Cultural Appropriation for $500 Alex
I see a lot of articles about cultural appropriation especially in food writing and I don’t get it. It’s my understanding that Alison Roman is guilty of posting recipes that need attribution but she doesn’t bother. It feels like it’s come to a point where white people can’t make dishes from another part of the globe! And that would be utter and complete bullshit.
White people love to cloak themselves in whiteness. We also have a history of simply taking what isn’t ours to take. Here’s where it may feel tricky to a white person in regards to food: say where you found this recipe, say who gave you the idea that you bounced off of to create your own recipe. There is nothing new under the sun. There are no new recipes in the same manner that there are no new stories. Cite your sources. Make sure you credit the people and or culture you based this on.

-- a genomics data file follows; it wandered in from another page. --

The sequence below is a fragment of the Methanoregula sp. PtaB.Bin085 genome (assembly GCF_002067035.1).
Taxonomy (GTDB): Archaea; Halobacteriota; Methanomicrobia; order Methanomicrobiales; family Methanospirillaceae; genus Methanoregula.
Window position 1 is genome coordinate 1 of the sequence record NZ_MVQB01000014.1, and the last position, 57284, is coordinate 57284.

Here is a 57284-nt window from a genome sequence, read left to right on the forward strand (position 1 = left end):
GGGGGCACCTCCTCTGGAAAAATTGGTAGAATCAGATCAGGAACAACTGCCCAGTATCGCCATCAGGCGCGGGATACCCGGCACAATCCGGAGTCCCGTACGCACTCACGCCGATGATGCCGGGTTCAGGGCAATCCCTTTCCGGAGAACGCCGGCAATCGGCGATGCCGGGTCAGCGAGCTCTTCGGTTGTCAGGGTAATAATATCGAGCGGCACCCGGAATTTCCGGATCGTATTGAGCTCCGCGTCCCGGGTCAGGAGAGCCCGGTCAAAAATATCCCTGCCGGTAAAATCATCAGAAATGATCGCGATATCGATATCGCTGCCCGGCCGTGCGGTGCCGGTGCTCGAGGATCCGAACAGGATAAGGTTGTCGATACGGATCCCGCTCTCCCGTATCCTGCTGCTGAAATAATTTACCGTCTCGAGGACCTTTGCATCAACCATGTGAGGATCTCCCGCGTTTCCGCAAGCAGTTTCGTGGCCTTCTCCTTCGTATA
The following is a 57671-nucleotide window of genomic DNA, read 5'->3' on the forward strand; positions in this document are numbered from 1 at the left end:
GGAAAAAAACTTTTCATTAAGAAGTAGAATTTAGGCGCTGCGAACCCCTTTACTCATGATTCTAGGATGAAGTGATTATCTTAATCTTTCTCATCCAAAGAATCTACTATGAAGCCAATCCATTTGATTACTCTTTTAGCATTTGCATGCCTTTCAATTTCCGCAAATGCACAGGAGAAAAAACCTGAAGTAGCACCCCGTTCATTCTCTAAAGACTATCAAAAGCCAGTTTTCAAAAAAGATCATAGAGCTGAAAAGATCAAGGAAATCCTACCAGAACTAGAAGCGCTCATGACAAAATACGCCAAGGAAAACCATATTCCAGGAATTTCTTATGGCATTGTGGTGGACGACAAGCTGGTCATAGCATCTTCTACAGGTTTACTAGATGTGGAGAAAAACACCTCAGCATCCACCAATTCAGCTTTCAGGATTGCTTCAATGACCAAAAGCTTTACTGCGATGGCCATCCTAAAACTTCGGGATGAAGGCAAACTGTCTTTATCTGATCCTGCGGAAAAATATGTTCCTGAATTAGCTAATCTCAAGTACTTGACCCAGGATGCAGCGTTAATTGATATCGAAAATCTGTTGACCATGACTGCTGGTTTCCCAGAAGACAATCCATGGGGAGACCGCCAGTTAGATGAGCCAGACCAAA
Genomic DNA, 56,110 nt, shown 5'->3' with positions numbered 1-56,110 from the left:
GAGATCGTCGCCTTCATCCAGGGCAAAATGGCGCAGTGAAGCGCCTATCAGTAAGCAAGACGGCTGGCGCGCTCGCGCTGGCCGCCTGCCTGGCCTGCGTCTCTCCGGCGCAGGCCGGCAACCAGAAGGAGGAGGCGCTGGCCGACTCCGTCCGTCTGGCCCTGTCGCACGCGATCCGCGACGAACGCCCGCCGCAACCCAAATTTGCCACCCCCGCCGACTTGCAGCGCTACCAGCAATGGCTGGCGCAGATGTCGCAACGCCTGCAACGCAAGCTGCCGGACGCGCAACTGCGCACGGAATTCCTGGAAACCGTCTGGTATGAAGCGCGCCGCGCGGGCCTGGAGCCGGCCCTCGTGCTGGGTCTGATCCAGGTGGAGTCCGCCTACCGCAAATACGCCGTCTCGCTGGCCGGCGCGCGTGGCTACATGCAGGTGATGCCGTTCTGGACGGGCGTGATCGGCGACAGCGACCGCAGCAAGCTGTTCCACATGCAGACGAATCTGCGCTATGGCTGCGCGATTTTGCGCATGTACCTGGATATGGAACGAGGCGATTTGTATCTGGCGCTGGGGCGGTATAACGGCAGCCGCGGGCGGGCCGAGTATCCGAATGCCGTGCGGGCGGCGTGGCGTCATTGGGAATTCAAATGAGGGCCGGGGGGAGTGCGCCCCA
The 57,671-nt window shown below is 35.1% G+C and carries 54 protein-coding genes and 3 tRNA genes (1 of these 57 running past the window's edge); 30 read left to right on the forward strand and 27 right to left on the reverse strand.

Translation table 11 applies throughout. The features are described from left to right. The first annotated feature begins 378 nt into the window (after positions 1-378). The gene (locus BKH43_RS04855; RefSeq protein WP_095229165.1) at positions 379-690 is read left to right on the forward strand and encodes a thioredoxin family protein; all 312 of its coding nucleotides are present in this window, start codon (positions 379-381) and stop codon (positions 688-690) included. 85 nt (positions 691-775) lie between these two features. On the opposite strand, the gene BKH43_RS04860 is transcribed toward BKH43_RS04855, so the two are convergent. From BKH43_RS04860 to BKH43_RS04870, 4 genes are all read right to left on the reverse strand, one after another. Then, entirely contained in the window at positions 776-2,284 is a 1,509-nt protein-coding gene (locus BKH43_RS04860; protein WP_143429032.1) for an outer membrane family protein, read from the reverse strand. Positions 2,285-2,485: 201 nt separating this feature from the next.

I like to travel. When I return a dish or two lands on my menu from whence I came. But I say - Thai spiced pork collar or Indian spiced oatmeal so when people ask I can tell them of what I learned during my culinary adventure someplace else. It’s not wrong to cook Korean food if you’re not Korean but we must do it with respect and with an acknowledgment of where we learned this cuisine. It’s when white chefs decide to “elevate” dishes from other cultures without looking at the fine dining scene in that culture that things go off the rails. Stealing is stealing. Thinking that white people are the only people capable of making a cuisine worth $25/ plate vs $9/ plate is some colonizer shit.
Some folx may say “well I don’t know where it came from'' yeah, but you didn’t pull it outta your ass. You did some kind of recipe research to get the idea. You can say “ I’m the bitch that didn’t follow the recipe. I subbed out half the ingredients. This is what I got.” And you’d be fine but say that out loud. Cultural appropriation is wholesale saying “I made this with no one's help.” And if that ain’t a lie I don’t know what is.